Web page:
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Customer Review

199 of 204 people found the following review helpful
5.0 out of 5 stars Perhaps the most romantic movie ever made, May 16, 2004
This review is from: Roman Holiday [VHS] (VHS Tape)
This was Audrey Hepburn's debut in a starring role. She was 24-years-old and had appeared in two or three other movies but just in bit parts. Here she plays a reigning European princess visiting Rome who would like an escape from her daily regime of official duties, thus the title and theme of the movie, a Roman holiday.
Gregory Peck plays an American newspaper reporter living in the Eternal City. We first see him playing poker with his cronies, and losing. His relative "poverty" and Princess Ann's fabulous wealth and station present a formidable barrier to their ever finding true love and marital happiness. Part of the fun of the script is in seeing how this will play out and how their differences are resolved in the end. I will give you a small hint: very carefully!
The script comes from a story by Dalton Trumbo who is perhaps best known as the author of the anti-war novel, Johnny Got His Gun. Trumbo was one of the "Hollywood Ten" who were blacklisted from working in the industry during the excesses of the McCarthy era. He went to Mexico and continued working on film scripts but under assumed names or had his scripts presented by "fronts." In this case Ian McLellan Hunter fronted for Trumbo and won an Academy Award for the story. Later the Academy awarded Trumbo a posthumous Oscar for his work.
Long time Hollywood studio director William Wyler directed the film entirely on location in Rome. He has a formidable list of credits going well back into the silent film era including such outstanding films as Wuthering Heights (1939), The Letter (1940), The Little Foxes (1941), etc. His clear directorial style and his attention to detail work well here. The sets in Rome are charming, especially Peck's bachelor apartment. The bit players, especially Peck's landlord are excellent and the events are dreamy in just the way a romantic meeting in Rome ought to be. Wyler is especially effective in presenting Audrey Hepburn in the most flattering light and getting the audience to identify with her.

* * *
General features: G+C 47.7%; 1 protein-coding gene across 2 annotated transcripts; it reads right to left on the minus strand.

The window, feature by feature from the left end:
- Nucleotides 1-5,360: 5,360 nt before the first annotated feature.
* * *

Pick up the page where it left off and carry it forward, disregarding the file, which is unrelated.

Gregory Peck's character should be a bit of an adventurous rake who finds that love is more important than money or fame, but it is impossible for Peck to play a morally compromised character, and so even as he appears to be using Princess Ann for his own ends, his behavior is always correct. I was somewhat amused to notice that at all times Peck appears wearing a tie! Eddie Albert plays Peck's friend, a photographer/artist. It is interesting to note how Hollywood's perception of the paparazzi has changed over the years. Here blood-sucking, intrusive greed does not exist. Instead we have noble self-sacrifice!
I have seen most of Miss Hepburn's movies and I can say that she was never more enchanting than she is here. She is gorgeous and cute at the same time, charming and impish, sweet, regal and very winning. In a sense she started at the top with this film, garnering her only Oscar as Best Actress in 1953; but as her fans know she never came down off that pedestal. Even playing poor Eliza Doolittle in My Fair Lady (1964), there was never any doubt about the quality of her style and character.
This is the most romantic film I have ever seen, perhaps partly because Miss Hepburn is so wonderful, but also because the script in a sense turns the usual woman's romantic fantasy upside down. Instead of the woman finding that the man she is in love with has fabulous wealth and position, it is the other way around!
The ending manages to be realistic yet romantic. There is a hint of something almost spiritual beyond what happens. So convincing are Hepburn and Peck that one can almost believe the story is true; and indeed I am sure that Trumbo lifted the essentials of the plot from some ancient tale.
I have a weakness for movies about unrequited love, or love that goes on forever, or love that is caught at some perfect moment and lives eternally in that moment. Roman Holiday is one of those near perfect movies that plays beautifully upon one of these themes.